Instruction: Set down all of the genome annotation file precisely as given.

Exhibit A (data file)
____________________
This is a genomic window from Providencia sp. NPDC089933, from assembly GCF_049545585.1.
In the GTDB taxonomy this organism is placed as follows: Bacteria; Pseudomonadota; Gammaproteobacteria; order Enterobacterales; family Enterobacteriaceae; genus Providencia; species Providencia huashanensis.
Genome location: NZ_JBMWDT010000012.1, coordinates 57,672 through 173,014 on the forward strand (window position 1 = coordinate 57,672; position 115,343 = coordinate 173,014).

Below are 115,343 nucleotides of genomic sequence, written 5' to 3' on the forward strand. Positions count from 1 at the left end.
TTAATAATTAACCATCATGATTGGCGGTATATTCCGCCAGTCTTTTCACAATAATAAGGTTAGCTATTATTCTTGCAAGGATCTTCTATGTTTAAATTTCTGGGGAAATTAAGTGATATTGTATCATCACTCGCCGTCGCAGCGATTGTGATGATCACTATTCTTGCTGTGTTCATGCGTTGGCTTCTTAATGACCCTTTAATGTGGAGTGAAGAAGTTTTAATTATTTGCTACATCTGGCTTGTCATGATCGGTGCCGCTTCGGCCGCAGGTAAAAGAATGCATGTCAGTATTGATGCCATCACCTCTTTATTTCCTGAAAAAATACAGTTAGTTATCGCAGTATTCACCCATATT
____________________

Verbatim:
This is a genomic window from Providencia sp. NPDC089933, from assembly GCF_049545585.1.
In the GTDB taxonomy this organism is placed as follows: Bacteria; Pseudomonadota; Gammaproteobacteria; order Enterobacterales; family Enterobacteriaceae; genus Providencia; species Providencia huashanensis.
Genome location: NZ_JBMWDT010000012.1, coordinates 57,672 through 173,014 on the forward strand (window position 1 = coordinate 57,672; position 115,343 = coordinate 173,014).

Below are 115,343 nucleotides of genomic sequence, written 5' to 3' on the forward strand. Positions count from 1 at the left end.
TTAATAATTAACCATCATGATTGGCGGTATATTCCGCCAGTCTTTTCACAATAATAAGGTTAGCTATTATTCTTGCAAGGATCTTCTATGTTTAAATTTCTGGGGAAATTAAGTGATATTGTATCATCACTCGCCGTCGCAGCGATTGTGATGATCACTATTCTTGCTGTGTTCATGCGTTGGCTTCTTAATGACCCTTTAATGTGGAGTGAAGAAGTTTTAATTATTTGCTACATCTGGCTTGTCATGATCGGTGCCGCTTCGGCCGCAGGTAAAAGAATGCATGTCAGTATTGATGCCATCACCTCTTTATTTCCTGAAAAAATACAGTTAGTTATCGCAGTATTCACCCATATT